2. Prenatal and postnatal sensitivity. The Agency has concluded that there is reliable data to determine the infants and children will be safe if the FQPA SF of 10X is reduced to 1X for the assessment of all exposure scenarios. The toxicity database for tetraethyl orthosilicate contains subchronic, developmental, reproduction and mutagenicity studies. There is no indication of immunotoxicity or neurotoxicity in the available studies; therefore, there is no need to require an immunotoxicity or neurotoxicity study. No fetal susceptibility is observed in developmental toxicity studies in the rat and rabbit or the 2-generation reproduction toxicity study. Neither maternal, offspring nor reproduction toxicity is observed in any of the studies.

    3. Conclusion. Based on the adequacy of the toxicity database, the conservative nature of the exposure assessment and the lack of concern for prenatal and postnatal sensitivity, the Agency has concluded that there is reliable data to determine that infants and children will be safe if the FQPA SF of 10X is reduced to 1X for all exposure scenarios.

    E. Aggregate Risks and Determination of Safety

    Taking into consideration all available information on tetraethyl orthosilicate with an additional limit of 2% is pesticide formulations, EPA has determined that there is a reasonable certainty that no harm to any population subgroup will result from aggregate exposure to tetraethyl orthosilicate under reasonably foreseeable circumstances. Therefore, the establishment of an exemption from tolerance under 40 CFR 180.910 and 180.930 for residues of tetraethyl orthosilicate when used as an inert ingredient in pesticide formulations applied as a binder and not to exceed 2% of the formulation is safe under FFDCA section 408.

    1. Acute risk. An acute aggregate risk assessment takes into account acute exposure estimates from dietary consumption of food and drinking water. No adverse effect resulting from a single oral exposure was identified and no acute dietary endpoint was selected. Therefore, tetraethyl orthosilicate is not expected to pose an acute risk.

    2. Chronic risk. Using the exposure assumptions described in this unit for chronic exposure, EPA has concluded that chronic exposure to tetraethyl orthosilicate from food and water will utilize 28.2% of the cPAD for children 1 to 2 years old, the population group receiving the greatest exposure. Based on the explanation in this unit, regarding residential use patterns, chronic residential exposure to residues of tetraethyl orthosilicate is not expected.

    3. Short-term risk. Short-term aggregate exposure takes into account short-term residential exposure plus chronic exposure to food and water (considered to be a background exposure level).

    Tetraethyl orthosilicate is currently used as an inert ingredient in pesticide products that are registered for uses that could result in short-term residential exposure, and the Agency has determined that it is appropriate to aggregate chronic exposure through food and water with short-term residential exposures to tetraethyl orthosilicate.

    Using the exposure assumptions described in this unit for short-term exposures, EPA has concluded the combined short-term food, water, and residential exposures result in aggregate MOEs of 145 for both adult males and females and 125 for children. Because EPA's level of concern for tetraethyl orthosilicate is a MOE of 100 or below, these MOEs are not of concern.Start Printed Page 41415

    4. Intermediate-term risk. Intermediate-term aggregate exposure takes into account intermediate-term residential exposure plus chronic exposure to food and water (considered to be a background exposure level).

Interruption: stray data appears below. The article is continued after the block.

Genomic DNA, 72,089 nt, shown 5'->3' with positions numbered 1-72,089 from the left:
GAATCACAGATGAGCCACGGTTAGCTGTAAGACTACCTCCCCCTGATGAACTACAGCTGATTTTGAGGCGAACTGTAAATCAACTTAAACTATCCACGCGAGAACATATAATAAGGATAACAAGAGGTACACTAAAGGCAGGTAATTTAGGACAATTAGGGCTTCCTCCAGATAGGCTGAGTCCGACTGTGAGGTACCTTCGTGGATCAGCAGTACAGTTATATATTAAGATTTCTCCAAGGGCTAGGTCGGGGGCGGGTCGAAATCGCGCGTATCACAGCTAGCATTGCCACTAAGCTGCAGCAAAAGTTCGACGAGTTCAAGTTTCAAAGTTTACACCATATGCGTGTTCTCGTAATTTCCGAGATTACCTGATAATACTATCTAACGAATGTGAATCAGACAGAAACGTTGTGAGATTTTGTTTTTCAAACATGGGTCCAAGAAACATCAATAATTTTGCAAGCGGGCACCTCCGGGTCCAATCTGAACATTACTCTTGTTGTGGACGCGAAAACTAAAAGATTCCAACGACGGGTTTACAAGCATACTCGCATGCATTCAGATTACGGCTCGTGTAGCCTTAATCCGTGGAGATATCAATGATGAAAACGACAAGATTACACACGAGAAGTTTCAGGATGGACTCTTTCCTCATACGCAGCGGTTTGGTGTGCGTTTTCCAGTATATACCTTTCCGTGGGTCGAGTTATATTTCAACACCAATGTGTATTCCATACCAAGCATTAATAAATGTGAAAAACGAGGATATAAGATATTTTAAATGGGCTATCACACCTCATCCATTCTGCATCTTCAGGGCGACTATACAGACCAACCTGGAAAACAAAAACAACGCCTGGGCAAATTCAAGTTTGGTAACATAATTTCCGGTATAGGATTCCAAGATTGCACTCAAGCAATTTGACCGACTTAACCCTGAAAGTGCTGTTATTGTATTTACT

Tetraethyl orthosilicate is currently used as an inert ingredient in pesticide products that are registered for uses that could result in intermediate-term residential exposure, and the Agency has determined that it is appropriate to aggregate chronic exposure through food and water with intermediate-term residential exposures to tetraethyl orthosilicate.

    Using the exposure assumptions described in this unit for intermediate-term exposures, EPA has concluded that the combined intermediate-term food, water, and residential exposures result in aggregate MOEs of 595 for adult males and females and 163 for children. Because EPA's level of concern for tetraethyl orthosilicate is a MOE of 100 or below, these MOEs are not of concern.

    5. Aggregate cancer risk for U.S. population. Based on the lack of structural alerts in the Derek expert-based knowledge analysis regarding carcinogenicity, tetraethyl orthosilicate is not expected to pose a cancer risk to humans.

    6. Determination of safety. Based on these risk assessments, EPA concludes that there is a reasonable certainty that no harm will result to the general population, or to infants and children from aggregate exposure to tetraethyl orthosilicate residues.

    V. Other Considerations

    A. Analytical Enforcement Methodology

    Adequate enforcement methodology (capillary gas chromotography using electron capture detection) is available to enforce the tolerance exemption expression. The method may be requested from: Chief, Analytical Chemistry Branch, Environmental Science Center, 701 Mapes Rd., Ft. Meade, MD 20755-5350; telephone number: (410) 305-2905; email address: residuemethods@epa.gov.

    B. Revisions to Petitioned-for Tolerances

    The petition requested exemptions with a limitation of 50,000 ppm of tetraethyl orthosilicate in pesticide formulations. This is equivalent to 5% of the formulation. At that level, EPA's assessment indicated risks of concern from aggregate exposures to tetraethyl orthosilicate. EPA proposed a 2% limitation to the petitioner, to which the petitioner agreed. At that level, EPA's assessment indicates that risks are below the Agency's level of concern.

    VI. Conclusions

    Therefore, an exemption from the requirement of a tolerance is established under 40 CFR 180.910 and 180.930 for tetraethyl orthosilicate (CAS Reg. No. 78-10-4) when used as an inert ingredient (binder) in pesticide formulations applied to growing crops or to raw agricultural commodities after harvest and applied to animals with a limitation of 2% by weight in the pesticide formulation.

    VII. Statutory and Executive Order Reviews